How To Put A Metal Roof Over Shingles
Covering existing asphalt shingles with metal is an investment that can pay benefits for half a century. Metal roofing has a lifespan of 50 years—if not more when its well taken care of— so though it may be costly at first, it’ll pay for itself in the years to come. So now you need to know how to put a metal roof over shingles that already cover your home.
Determining whether your existing roof can be overlayed with metal roofing is the first step in a process that is fast to do, but that demands attention at a couple of key points, in order to build a roof with integrity that will last.
Step 1: Inspect the Roof
The first step is to inspect your existing roof. If it has just a single layer of asphalt shingles, it’s a good candidate for a new layer of metal roofing. If there are two layers, you’ll have to strip off all the shingles, repair any holes, and cover the roof with heavyweight tar paper before attaching the metal roofing.
The Uniform Building Code only allows two layers of shingles on a roof. Those two layers may be asphalt, or they can be a layer of asphalt covered by metal roofing, but two is the limit.
Once you’re discovered just a single layer of shingles you can begin the job.
Step 2: Prepping the Roof
All the existing vents, roof jacks, and edge trim must be removed from the roof. If you have attached gutters you’ll need to carefully inspect them and determine if you can leave them in place or if they must be removed and reattached with the new metal roof.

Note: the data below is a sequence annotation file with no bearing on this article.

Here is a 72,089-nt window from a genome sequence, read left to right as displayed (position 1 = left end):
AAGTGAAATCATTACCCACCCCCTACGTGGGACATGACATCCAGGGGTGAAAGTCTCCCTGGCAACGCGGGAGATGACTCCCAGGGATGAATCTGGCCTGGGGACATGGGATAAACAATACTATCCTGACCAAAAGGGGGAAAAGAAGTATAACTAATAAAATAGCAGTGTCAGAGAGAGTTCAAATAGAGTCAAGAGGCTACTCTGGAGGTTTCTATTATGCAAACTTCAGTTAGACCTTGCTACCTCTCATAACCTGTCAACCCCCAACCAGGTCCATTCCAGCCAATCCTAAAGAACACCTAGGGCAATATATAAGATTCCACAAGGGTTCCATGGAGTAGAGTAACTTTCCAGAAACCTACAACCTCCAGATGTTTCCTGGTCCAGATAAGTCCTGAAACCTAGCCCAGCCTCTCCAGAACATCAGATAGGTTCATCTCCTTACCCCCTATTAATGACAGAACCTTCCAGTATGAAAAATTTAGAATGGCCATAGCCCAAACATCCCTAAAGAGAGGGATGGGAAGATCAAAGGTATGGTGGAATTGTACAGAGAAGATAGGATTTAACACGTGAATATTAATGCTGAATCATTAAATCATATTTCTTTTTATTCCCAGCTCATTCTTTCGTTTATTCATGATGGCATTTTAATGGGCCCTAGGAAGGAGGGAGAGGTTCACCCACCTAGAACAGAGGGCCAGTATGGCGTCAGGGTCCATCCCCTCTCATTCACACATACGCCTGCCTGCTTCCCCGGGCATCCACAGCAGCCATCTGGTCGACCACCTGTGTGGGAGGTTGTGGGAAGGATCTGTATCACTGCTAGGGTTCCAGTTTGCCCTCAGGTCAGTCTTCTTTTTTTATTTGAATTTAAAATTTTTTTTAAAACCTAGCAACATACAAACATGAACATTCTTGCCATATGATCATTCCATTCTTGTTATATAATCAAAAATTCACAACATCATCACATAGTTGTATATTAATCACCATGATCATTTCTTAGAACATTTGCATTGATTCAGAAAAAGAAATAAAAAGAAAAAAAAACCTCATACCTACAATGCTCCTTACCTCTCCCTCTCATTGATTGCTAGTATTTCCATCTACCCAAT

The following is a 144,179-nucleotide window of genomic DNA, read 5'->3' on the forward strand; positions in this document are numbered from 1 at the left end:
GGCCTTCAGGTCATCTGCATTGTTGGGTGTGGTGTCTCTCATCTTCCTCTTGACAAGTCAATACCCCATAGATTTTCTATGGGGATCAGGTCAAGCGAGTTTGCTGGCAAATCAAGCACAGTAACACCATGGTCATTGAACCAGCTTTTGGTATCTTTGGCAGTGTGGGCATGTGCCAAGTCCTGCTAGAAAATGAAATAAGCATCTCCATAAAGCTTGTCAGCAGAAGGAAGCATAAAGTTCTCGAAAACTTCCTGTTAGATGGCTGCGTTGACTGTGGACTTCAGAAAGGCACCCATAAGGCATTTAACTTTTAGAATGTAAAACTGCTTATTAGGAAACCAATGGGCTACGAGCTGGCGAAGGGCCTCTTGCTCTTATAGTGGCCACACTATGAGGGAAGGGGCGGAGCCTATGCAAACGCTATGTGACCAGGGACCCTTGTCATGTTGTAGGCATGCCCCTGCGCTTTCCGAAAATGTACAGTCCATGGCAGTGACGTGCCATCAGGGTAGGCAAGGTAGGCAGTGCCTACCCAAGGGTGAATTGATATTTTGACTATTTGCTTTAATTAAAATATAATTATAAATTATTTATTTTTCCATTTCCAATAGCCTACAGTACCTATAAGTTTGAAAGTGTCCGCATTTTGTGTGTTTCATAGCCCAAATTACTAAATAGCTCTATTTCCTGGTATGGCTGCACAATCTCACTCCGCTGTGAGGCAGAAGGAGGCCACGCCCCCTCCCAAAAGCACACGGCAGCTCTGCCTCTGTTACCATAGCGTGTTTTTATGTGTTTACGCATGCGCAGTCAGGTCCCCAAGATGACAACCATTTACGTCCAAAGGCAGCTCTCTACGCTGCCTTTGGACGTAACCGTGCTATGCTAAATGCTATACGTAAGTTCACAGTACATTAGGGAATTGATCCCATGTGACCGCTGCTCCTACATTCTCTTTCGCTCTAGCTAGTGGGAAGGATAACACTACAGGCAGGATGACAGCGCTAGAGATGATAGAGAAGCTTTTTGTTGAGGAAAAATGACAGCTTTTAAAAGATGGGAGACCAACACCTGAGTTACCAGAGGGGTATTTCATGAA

Cut around the shingles covering the existing vents, jacks, and all along the edge of the roof. Remove all those vents, jacks, and metal edges you’ve just cut loose.
Step 3: Install New Bottom Roof Edge
The new bottom roof edge must be installed before the metal roofing to allow the natural flow of water off the roof.
The top of the metal should rest about two inches from the center of the peak of the roof.
Step 4: Laying Down the Metal
Set the first piece of metal exactly on the leeward side of your roof. Some applicators lay the metal so the seams cover each other away from the primary view of people on the ground. That’s good for aesthetics, but if you live in a windy area, you should lay the metal so the wind blows over the covering seam, rather than into it.
Once the first piece is set, the process is just an assembly line step of adding each additional piece of metal until the job is finished.
When you come to an opening for a vent or jack you’ll have to measure and cut the exact location of that opening in the metal roof panel about to cover it.
It’s a faster process to attach all the roof panels before you go back and attach the jacks and vents.
Step 5: Attach Covering Panel
Once the panels are completely screwed in with 1 5/8” self-tapping sheet metal screws, it’s time to just zip-screw to attach the covering panel at the seam over the lower panel. The zip screws are shorter and should be placed every 36 inches along the seam.
The jacks and vents are specifically designed for your style of metal roofing. The important step is to remember the top edge must go under the roof panels and the bottom edge over it. This allows water to flow without leaks.
Step 6: Sealing the Vents
Another important step is to seal every vent with a layer of acrylic silicon. Spread it out with a caulking gun, then carefully set the vent or jack and screw it into position.
Step 7: Install the Edge Panels
The final step is to cover the side edges of the roof with edge panels, and then to cap the roof with a metal top covering.
Foam insulation strips come with every roofing order. They are to be placed along the top edge of the panels where the cap covers. Place the sticky side of the insulation strip down on the roof panel, and screw the top cap into place.
This prevents wind from driving water onto the top seam and bringing moisture into your home.
Attach the gutters if you had to remove them and the process is complete!